Uric acid test is the fifth step in the I Have Gout program. Earlier, we prepared an extensive list of symptoms. Now we need to discuss those symptoms with our doctor, and arrange for some uric acid tests.
Your uric acid test is often the first look at your gout symptoms by your doctor. He should have noted your symptoms in terms of which joints are affected, and the degree of pain you are experiencing. He should also have inspected any lumps (gouty tophi). Your uric acid test is the best way to reach a clear diagnosis about your gout. However, there are some complications you might need to consider, and you need to be aware of different tests.
Uric Acid Test: Blood
The most common way for gout to be diagnosed is by measuring the level of uric acid in your blood. There can be complications, but this test is usually very straightforward.
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If your uric acid level is above 5mg/dL, and your swollen joint is typical of a gout attack, then it is almost certain that you have gout. This is even more certain if there is a history of gout in your parents, siblings, or other close family members. If your blood test results are not certain, beware of the complications.
Uric Acid Blood Test Timing
When we have a gout attack, uric acid has moved from the blood into the joint. This can cause uric acid blood test results to be understated. If your uric acid is around 4mg/dL, but you suspect gout, repeat blood tests every 2 to 4 weeks, being careful to include times when you do not have a gout flare.
Uric Acid Blood Test Temperature
Rarely, gout can occur at lower than 5mg/dL due to low temperatures. This is more common as we get older, especially with poor circulation. It can also occur when people are subject to low temperatures because of their occupation or local cold climate. The safe level of 5mg/dL only applies at normal body temperature.
Uric Acid Blood Test Results
The biggest problem with the uric acid test for blood is that many doctors do not understand the results! When labs report results, they include a reference range that refers to the samples that the lab used when setting up their data. This might have some value for statisticians, but it is absolutely useless for medical purposes. Never accept a blood test result that is described as “normal,” “high,” or some other label. These labels mean nothing. You must insist on the number.
Uric Acid Test: Joint Fluid
Wherever there are complications in the uric acid blood test, it is best to consult a rheumatologist to test joint fluid. The uric acid test for joint fluid is generally regarded as the current gold standard for gout diagnosis. Newer imaging tests might supersede this standard, but currently, joint fluid analysis is best. It is not 100% reliable, as sometimes uric acid crystals exist in the joints, but are insufficient to count. Other problems include:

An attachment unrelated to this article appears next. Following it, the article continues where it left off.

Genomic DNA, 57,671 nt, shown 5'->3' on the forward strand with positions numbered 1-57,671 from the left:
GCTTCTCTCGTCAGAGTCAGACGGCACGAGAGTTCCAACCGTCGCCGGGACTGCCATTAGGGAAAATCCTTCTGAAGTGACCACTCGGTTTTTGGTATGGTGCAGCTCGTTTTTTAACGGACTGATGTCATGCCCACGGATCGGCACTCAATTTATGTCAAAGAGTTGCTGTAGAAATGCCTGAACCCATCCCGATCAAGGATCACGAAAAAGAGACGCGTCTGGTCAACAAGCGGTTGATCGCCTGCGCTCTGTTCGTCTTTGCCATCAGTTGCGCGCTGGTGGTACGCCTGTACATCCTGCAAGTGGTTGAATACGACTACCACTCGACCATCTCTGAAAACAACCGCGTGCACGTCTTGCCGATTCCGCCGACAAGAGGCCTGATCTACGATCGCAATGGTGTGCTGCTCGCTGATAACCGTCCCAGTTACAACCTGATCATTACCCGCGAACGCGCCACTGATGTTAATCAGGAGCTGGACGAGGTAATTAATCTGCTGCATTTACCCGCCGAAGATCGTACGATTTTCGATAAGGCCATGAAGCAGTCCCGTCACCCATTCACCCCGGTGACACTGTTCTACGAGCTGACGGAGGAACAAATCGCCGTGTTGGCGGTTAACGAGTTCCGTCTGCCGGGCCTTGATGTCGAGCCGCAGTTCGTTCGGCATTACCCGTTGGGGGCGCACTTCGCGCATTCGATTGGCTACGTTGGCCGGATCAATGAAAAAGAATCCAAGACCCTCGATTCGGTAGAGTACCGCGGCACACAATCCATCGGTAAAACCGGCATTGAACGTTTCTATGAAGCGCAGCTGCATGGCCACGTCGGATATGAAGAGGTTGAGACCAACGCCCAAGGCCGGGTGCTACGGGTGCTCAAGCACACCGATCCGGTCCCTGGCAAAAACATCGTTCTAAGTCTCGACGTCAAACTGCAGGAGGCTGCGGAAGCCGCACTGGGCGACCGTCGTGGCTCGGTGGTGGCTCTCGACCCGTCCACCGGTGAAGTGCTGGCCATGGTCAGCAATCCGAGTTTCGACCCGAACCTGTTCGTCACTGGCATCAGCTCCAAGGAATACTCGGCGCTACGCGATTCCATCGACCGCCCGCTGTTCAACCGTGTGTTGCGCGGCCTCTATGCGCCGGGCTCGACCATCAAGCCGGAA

- Insufficient joint fluid
- Delay between drawing the sample and analyzing it
- Inexperienced analyst who does not recognize uric acid crystals
If the joint fluid analysis reveals uric acid crystals, you definitely have gout. However, for the reasons mentioned, a negative result does not prove that you do not have gout.
Uric Acid Test: Urine
If either the blood or joint fluid tests show that you have gout, there is another test available to try to determine why you have it. Gout occurs because we have too much uric acid, but there are two reasons why this can happen. The most common reason is that we produce too much uric acid. The less common reason is that our kidneys do not excrete enough uric acid. The common uric acid lowering medications, allopurinol or Uloric (febuxostat), will help both under-excreters and over producers. For that reason, most doctors do not bother with this test. For the small minority of people who cannot tolerate the common medications, this urine test can be useful. Urine is collected for a 24-hour period, and analyzed for uric acid content. If this is low, there are drugs called uricosurics that help promote uric acid excretion. Probenecid is the most common of these.
Uric Acid Test: Imaging
There are several new techniques in ultrasound and CAT scans that can identify uric acid deposits without the invasive joint fluid analysis. These are not widely available yet, but your rheumatologist might have access to them.
Uric Acid Test: Next Steps
In this step, you have worked with your doctor to arrange uric acid tests. You will need to wait for test results, and be prepared for retests if results are inconclusive. If you are unsure about any uric acid test, you can discuss it in the gout support forum.
You are now ready for I Have Gout 6: Gout Diagnosis At Last. However, if you are unsure, you can return to previous steps and reinforce any points you are not confident about.
Leave Uric Acid Test to browse other steps in the I Have Gout program.
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